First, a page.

The House Ways and Means Oversight Subcommittee held a hearing Tuesday on the 2016 filing season and the Internal Revenue Service’s cybersecurity efforts.
“I am pleased to report that the 2016 filing season has gone smoothly in terms of tax return processing and the operation of our information technology systems,” IRS Commissioner John Koskinen said in his opening statement. “Through April 8, the IRS has received more than 107 million individual returns, on the way to an expected total of 150 million. We have issued more than 81 million refunds totaling more than $228 billion.”
He credited the extra $290 million boost in funding for helping the IRS improve taxpayer service, particularly on phone calls, for which it added 1,000 temporary employees. But Koskinen admitted a backlog in responding to taxpayer correspondence, with about 300,000 pieces of correspondence still awaiting an answer after more than 45 days.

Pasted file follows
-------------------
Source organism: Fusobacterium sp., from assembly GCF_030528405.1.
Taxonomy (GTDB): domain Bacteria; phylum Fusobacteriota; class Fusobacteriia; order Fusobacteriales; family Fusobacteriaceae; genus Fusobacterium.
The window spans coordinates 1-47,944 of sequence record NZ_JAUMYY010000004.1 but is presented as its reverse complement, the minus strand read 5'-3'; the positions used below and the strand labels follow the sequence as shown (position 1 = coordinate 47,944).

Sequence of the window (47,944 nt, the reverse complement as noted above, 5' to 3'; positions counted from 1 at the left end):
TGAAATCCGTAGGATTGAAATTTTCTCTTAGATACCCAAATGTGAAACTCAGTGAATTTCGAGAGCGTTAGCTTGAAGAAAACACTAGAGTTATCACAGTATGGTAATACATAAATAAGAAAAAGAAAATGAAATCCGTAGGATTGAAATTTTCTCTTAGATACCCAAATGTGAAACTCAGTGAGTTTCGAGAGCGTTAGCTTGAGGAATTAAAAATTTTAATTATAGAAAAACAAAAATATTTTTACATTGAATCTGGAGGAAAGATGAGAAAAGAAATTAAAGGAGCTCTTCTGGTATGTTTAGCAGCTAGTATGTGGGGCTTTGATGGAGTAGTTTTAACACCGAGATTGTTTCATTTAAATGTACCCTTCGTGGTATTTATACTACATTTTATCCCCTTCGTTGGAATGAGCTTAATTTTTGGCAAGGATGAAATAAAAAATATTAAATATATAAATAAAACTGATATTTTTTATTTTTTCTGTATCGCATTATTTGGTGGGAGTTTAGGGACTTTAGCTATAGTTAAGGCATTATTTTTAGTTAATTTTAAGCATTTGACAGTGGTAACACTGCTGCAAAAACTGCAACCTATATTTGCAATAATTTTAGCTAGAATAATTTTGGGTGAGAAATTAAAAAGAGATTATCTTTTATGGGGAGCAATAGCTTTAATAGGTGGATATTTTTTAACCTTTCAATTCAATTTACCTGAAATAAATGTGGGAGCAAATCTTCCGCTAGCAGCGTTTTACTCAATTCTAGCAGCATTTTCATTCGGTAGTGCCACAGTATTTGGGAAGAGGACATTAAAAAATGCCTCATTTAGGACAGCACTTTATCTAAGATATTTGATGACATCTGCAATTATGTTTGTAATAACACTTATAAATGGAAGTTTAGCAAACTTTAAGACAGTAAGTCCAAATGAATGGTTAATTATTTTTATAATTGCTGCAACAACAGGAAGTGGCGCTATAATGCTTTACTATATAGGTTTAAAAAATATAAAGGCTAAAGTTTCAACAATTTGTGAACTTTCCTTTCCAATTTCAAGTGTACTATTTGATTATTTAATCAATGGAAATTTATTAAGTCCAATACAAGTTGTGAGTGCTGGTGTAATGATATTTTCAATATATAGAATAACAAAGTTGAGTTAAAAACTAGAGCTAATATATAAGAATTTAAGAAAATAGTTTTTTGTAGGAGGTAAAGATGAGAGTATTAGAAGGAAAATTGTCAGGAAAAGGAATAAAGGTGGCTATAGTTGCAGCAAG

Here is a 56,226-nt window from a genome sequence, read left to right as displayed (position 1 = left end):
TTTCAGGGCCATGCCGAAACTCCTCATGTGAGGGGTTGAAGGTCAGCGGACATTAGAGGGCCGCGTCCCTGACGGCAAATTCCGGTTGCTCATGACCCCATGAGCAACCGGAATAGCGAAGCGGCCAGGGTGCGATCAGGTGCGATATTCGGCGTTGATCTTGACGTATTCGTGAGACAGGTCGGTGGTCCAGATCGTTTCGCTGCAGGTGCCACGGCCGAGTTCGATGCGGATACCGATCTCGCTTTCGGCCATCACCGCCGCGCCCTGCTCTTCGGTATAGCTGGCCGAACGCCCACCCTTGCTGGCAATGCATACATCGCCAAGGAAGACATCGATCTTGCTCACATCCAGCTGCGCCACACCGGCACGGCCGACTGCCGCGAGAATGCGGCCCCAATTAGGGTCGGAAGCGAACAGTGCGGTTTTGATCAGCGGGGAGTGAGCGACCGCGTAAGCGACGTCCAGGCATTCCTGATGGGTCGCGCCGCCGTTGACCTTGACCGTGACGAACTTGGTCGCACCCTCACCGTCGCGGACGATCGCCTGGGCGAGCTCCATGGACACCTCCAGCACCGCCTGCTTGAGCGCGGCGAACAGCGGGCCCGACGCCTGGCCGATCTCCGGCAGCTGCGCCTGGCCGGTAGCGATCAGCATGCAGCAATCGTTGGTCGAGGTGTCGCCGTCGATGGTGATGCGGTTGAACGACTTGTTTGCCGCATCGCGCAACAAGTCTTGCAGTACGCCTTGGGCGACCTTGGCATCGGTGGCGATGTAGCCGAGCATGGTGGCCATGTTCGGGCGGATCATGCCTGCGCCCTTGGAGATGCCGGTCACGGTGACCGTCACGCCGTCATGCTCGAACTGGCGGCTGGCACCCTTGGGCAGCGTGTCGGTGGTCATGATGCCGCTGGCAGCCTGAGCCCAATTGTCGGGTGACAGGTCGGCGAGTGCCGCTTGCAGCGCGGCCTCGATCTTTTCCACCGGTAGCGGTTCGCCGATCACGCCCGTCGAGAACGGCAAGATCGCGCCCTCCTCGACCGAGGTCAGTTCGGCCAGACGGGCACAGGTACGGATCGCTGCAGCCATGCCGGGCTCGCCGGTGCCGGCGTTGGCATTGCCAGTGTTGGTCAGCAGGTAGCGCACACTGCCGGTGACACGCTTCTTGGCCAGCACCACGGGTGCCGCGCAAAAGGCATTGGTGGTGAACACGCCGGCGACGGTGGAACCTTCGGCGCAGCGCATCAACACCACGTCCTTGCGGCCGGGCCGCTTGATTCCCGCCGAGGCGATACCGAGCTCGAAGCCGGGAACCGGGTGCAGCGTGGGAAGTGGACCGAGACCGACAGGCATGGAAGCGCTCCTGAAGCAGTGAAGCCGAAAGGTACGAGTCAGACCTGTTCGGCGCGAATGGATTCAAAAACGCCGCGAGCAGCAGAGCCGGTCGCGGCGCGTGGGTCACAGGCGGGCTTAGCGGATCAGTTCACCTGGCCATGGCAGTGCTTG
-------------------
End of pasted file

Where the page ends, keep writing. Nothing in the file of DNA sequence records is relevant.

One of the main focuses of the hearing was cybersecurity and protecting taxpayer information. Koskinen said the IRS is working continuously to protect its main computer systems from intrusions and attacks and preventing criminals from accessing taxpayer information in its databases. However, he admitted there were challenges, and the IRS had to take down its Identity Protection PIN system for identity theft victims after criminals were able to gain access.
“The reality is criminals are becoming increasingly sophisticated and are gathering vast amounts of personal information as the result of data breaches at sources outside the IRS,” said Koskinen. “We must balance the strongest possible authentication processes with the ability of taxpayers to legitimately access their data and use IRS services online. It is important to note that cybercrime (theft by unauthorized access) and privacy breaches are increasing across the country in all areas of government and industry. Cyber criminals and their methods continue to grow in sophistication, frequency, brazenness, volume and impact. IRS will continue to be challenged in our ability to maintain currency with latest technologies, processes and counter-measures.”